Accessible Gardening Environments
ideal accessible garden has paved paths so a wheelchair user can
maneuver around with ease. Obviously hiring a contractor to pave
or lay a brick floor is very expensive, but if you think you can
afford it, don't hesitate! You'll thank yourself for years to come
and this will allow other wheelers to come visit and relax with
you. But whatever paths you have should be wide enough to turn around
in or make U-turns (a 60 inch turning radius is the standard rule).
You must have access to the front, back, and sides of your planting
beds, either by reach or using long-handled tools. It helps to draw
a plan on paper.
If you can't afford to lay pavement down or a
brick floor, an all-terrain wheelchair will make it easier to roll
over uneven surfaces and wide-tread tires are kinder to grass. Laying
wood planks down will provide a smoother rolling surface, but probably
ruin your lawn.
Set up equipment to make it convenient for frequent
use. Pull a cart with wheels along or a wagon with supplies if you
can. Or, keep a cart set up in a convenient location. Hang bags
of tools from them, and stash tools around your garden that you'll
reach for ofteneven duplicates. If you have space, set up
a tool shed.
For those who are blind or have visual impairments,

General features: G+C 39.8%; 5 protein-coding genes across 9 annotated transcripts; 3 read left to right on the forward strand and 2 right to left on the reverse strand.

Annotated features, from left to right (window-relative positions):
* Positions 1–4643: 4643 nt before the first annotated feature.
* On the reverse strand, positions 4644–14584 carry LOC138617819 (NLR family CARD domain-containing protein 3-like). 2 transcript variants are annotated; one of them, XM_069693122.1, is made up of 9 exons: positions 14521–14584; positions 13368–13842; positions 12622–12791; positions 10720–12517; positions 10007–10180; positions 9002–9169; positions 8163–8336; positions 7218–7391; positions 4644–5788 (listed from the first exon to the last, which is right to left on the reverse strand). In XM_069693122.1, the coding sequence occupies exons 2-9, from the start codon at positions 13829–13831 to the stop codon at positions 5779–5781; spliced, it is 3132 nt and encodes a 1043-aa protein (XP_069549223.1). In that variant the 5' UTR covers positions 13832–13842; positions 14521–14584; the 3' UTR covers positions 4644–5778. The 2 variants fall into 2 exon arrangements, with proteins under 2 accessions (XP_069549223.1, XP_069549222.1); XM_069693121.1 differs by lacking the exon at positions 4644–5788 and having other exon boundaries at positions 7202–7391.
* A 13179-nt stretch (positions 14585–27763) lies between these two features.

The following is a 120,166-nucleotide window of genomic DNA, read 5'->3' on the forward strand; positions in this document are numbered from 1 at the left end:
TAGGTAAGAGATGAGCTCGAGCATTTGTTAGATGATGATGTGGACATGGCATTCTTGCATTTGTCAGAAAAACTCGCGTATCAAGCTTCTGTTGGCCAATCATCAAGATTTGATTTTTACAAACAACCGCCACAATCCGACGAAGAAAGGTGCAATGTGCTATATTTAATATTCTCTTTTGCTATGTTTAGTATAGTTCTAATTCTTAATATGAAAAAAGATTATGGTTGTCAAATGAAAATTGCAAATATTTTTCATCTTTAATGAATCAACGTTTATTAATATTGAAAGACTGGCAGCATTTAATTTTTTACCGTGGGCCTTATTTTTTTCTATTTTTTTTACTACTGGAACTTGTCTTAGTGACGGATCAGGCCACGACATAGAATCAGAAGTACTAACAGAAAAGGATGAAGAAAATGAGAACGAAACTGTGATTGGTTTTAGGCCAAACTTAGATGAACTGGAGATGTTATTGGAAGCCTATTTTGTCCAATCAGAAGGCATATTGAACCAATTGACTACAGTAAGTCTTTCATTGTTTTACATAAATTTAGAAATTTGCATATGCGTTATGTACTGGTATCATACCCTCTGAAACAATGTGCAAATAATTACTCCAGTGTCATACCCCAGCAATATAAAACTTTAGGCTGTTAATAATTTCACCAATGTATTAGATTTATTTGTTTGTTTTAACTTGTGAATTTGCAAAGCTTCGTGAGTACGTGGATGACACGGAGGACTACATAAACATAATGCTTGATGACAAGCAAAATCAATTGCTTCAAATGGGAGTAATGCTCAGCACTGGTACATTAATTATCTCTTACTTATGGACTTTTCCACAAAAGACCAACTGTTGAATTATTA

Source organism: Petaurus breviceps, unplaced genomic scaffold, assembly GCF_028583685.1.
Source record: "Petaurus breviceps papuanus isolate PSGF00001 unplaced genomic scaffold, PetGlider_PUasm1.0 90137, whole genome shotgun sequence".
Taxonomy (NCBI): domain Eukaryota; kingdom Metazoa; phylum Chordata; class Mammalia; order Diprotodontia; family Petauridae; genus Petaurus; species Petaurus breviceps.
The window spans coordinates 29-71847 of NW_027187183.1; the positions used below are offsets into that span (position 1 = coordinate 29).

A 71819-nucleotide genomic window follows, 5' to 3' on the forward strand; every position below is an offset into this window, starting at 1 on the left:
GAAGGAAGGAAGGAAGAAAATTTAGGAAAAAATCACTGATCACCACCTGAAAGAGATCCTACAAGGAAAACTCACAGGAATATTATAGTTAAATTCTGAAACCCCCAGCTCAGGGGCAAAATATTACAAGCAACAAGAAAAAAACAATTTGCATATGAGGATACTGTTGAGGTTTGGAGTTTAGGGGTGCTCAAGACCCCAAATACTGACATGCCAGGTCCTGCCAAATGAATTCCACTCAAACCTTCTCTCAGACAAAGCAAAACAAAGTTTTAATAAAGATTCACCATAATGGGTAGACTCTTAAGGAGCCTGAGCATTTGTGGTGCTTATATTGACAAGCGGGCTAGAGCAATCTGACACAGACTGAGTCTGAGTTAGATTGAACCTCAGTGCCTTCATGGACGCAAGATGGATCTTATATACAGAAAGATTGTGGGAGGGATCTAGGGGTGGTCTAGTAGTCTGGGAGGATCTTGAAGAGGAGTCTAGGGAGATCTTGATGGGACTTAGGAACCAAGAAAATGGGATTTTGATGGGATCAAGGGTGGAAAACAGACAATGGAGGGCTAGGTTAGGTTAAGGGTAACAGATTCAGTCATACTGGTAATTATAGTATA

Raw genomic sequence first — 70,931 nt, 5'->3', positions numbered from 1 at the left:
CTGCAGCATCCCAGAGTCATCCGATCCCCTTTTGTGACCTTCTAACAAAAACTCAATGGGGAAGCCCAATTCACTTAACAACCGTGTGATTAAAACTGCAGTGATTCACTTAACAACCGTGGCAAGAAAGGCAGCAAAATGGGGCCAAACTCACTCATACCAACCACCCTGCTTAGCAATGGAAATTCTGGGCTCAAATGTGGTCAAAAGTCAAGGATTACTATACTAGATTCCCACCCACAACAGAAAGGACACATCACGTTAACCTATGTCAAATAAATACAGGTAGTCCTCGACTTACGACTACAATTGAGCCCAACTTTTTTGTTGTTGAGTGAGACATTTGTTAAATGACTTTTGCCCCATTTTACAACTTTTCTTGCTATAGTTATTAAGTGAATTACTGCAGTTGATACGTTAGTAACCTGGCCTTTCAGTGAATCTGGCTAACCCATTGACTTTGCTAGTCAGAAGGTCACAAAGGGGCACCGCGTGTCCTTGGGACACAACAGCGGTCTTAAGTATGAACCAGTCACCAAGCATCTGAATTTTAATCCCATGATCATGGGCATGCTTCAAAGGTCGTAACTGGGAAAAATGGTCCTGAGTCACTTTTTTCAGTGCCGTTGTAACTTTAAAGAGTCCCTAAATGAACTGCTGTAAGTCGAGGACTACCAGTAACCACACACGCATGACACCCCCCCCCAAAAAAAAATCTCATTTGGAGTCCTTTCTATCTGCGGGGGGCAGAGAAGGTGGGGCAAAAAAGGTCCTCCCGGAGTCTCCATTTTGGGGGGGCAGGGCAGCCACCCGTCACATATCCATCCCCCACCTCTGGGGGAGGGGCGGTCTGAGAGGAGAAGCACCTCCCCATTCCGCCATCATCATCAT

raised beds are closer for locating, touching, and smelling. Try
planting herbs or flowers with a nice fragrance, such as basil and
hyacinths. Also use plants distinguishable by texture, such as ferns
and soft petal flowers. Hang up a wind chime to orient yourself
to a specific part of your garden. Wind chimes can also add a sense
of peace and tranquility. Try an inexpensive, store-bought rock
garden with a fountain for the pleasant sound of gurgling water.
It could be your meditative respite.
Add elements that appeal to all five senseslots
of color and varietytry varying levels with shelves or stands.
Certain flowers attract birds or butterflies. A basic gardening
book will recommend them. Birds also like a bit of water and food,
of course. If you want to attract a lot of birds, create a diverse
environment: Hang up a couple of different bird feeders with more
than one kind of seed and get a birdbath. Birds also need shelter
for nesting in a tree, bush, or under garage eaves. Birds add wonderful
music to your garden!